Ciales, Puerto Rico
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Ciales, Puerto Rico
Ciales, Puerto Rico
Town and Municipality
Horse-back riding in Ciales barrio-pueblo
Horse-back riding in Ciales barrio-pueblo
Flag of Ciales, Puerto Rico
Coat of arms of Ciales, Puerto Rico
Coat of arms
"La Ciudad de la Cojoba", "La Tierra del Café", "Pueblo de los Valerosos"
Anthem: "El cantar de tus ríos es mensaje"
Location of Ciales in Puerto Rico
Location of Ciales in Puerto Rico
Coordinates: 18°20?10?N 66°28?08?W / 18.33611°N 66.46889°W / 18.33611; -66.46889Coordinates: 18°20?10?N 66°28?08?W / 18.33611°N 66.46889°W / 18.33611; -66.46889
Commonwealth Puerto Rico
FoundedJune 24, 1820
 o MayorLuis "Rolan" Maldonado (PNP)
 o Senatorial dist.3 - Arecibo
 o Representative dist.13
 o Total172.17 km2 (66.48 sq mi)
 o Land172 km2 (66 sq mi)
 o Water.17 km2 (0.07 sq mi)
 o Total18,782
 o Density110/km2 (280/sq mi)
Time zoneUTC−4 (AST)
Zip code
Major routesPR secondary 140.svg PR secondary 145.svg PR secondary 146.svg PR secondary 149.svg PR secondary 157.svg Ellipse sign 144.svg

Ciales (Spanish pronunciation: ['sjales]) is a municipality of Puerto Rico (U.S.), located on the Central Mountain Range, northwest of Orocovis; south of Florida and Manatí; east of Utuado and Jayuya; and west of Morovis. Ciales is spread over eight wards and Ciales Pueblo (the downtown area and the administrative center of the city). It is part of the San Juan-Caguas-Guaynabo Metropolitan Statistical Area.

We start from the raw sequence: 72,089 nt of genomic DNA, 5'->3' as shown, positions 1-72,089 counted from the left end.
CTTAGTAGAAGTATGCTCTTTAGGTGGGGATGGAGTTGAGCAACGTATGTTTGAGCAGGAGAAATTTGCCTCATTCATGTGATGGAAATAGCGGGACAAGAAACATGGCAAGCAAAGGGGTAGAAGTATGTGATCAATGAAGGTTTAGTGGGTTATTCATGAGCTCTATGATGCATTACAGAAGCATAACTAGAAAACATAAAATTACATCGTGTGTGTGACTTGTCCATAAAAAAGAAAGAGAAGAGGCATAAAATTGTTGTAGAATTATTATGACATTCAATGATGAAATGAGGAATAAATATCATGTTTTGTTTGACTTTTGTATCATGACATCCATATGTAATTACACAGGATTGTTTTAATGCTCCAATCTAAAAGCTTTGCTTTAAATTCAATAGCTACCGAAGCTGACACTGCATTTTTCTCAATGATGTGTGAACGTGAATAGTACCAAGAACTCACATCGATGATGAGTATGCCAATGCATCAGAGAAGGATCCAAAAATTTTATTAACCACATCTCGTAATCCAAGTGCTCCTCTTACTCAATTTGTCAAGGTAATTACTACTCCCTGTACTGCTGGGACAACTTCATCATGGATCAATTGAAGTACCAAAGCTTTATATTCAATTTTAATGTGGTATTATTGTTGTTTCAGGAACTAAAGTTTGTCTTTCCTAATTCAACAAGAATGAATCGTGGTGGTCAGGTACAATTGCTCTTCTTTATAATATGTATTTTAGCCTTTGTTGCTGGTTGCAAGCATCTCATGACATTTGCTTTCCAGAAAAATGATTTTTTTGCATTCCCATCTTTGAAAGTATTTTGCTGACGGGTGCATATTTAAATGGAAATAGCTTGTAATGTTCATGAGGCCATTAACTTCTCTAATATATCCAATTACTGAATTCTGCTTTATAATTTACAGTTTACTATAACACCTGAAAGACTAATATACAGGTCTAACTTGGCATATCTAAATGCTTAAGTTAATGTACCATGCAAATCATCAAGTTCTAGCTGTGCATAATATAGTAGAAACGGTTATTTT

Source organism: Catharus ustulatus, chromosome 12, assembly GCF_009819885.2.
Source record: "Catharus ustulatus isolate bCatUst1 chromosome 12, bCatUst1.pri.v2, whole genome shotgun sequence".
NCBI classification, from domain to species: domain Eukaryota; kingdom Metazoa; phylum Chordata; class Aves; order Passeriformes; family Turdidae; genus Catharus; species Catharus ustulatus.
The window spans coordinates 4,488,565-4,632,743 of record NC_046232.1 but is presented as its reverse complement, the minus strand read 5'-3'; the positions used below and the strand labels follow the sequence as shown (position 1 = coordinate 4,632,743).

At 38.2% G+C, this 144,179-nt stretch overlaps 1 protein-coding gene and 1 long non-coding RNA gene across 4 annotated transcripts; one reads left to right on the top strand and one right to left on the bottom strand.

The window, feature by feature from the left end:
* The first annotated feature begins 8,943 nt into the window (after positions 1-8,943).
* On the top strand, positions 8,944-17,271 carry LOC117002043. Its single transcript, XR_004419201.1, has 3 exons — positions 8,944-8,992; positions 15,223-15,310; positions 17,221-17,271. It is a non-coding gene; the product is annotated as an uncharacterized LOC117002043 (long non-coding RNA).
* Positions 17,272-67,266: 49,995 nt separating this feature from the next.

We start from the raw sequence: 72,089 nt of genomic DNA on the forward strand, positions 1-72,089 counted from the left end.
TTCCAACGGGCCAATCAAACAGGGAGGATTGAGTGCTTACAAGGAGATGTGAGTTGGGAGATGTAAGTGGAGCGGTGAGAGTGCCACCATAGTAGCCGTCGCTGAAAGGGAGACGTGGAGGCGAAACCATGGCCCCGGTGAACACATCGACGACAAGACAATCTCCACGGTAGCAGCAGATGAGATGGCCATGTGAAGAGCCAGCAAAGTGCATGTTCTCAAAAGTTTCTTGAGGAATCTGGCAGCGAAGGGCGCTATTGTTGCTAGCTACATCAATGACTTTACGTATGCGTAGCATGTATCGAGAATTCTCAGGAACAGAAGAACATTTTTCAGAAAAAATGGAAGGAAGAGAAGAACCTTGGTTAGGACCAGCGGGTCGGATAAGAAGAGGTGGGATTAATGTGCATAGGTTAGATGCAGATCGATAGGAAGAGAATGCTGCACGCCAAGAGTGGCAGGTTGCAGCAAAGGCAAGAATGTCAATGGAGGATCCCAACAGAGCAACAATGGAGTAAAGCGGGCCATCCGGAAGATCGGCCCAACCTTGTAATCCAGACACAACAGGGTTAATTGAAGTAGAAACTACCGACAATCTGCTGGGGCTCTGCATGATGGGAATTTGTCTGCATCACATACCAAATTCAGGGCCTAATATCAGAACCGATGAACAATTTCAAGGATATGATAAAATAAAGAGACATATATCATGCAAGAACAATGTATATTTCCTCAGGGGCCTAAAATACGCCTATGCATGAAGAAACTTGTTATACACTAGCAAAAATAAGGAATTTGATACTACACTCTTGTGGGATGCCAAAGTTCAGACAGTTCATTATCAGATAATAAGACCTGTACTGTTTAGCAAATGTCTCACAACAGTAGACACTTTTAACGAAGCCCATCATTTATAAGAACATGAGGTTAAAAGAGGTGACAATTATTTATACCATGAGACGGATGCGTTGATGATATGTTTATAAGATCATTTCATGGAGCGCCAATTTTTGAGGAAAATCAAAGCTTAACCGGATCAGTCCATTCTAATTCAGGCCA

Manatí Bridge at Mata de Plátano, in Ciales, Puerto Rico

Ciales was founded on June 24, 1820 by Isidro Rodríguez. When after the Treaty of Paris (1898), the U.S. conducted its first census of Puerto Rico, the population of Ciales was 18,155.[1]

The first truss bridge erected in Puerto Rico, after the signing of the Treaty of Paris, is in Ciales. It is over the Río Grande de Manatí and is on the list of National Historic places of Puerto Rico.


Ciales, Puerto Rico

Ciales has a forest reserve called Toro Negro Forest Reserve and a number of rivers including: Río Cialitos, Río Grande de Manatí, Río Toro Negro, and Río Yunes.[2]

There are 18 bridges in Ciales.[3]


Like all municipalities of Puerto Rico, Ciales is subdivided into barrios. The municipal buildings, central square and large Catholic church are located in a barrio referred to as "el pueblo".[4][5][6][7]


Energy consortium

National Guard of New York delivering water to Ciales after Hurricane Maria

An Energy Consortium was signed in late February, 2019 by Villalba, Orocovis, Morovis, Ciales and Barranquitas municipalities. The consortium is the first of its kind for the island. It is intended to have municipalities work together to safeguard and create resilient, and efficient energy networks, with backups for their communities. This is part of the hurricane preparedness plan of these municipalities, which were hit particularly hard by Hurricane Maria on September 20, 2017.[14]


Sky with clouds above mountains in Ciales, Puerto Rico
Sign for Three King's Day Festival in Manatí Central Plaza.

Landmarks and places of interest

Coffee Museum, Ciales, Puerto Rico

Some places of interest in Ciales include:[2]

  • Negrón Plantation (in Spanish: Hacienda Negrón)
  • Las Archillas Cave
  • Las Golondrinas Cave
  • Yuyú Cave[15]
  • Parada Choferil
  • Toro Negro Forest Reserve
  • Chorro de Doña Juana[16]
  • Paseo Lineal Juan Antonio Corretjer, a lookout[17]
  • Coffee Museum Spanish: Museo del Café[18]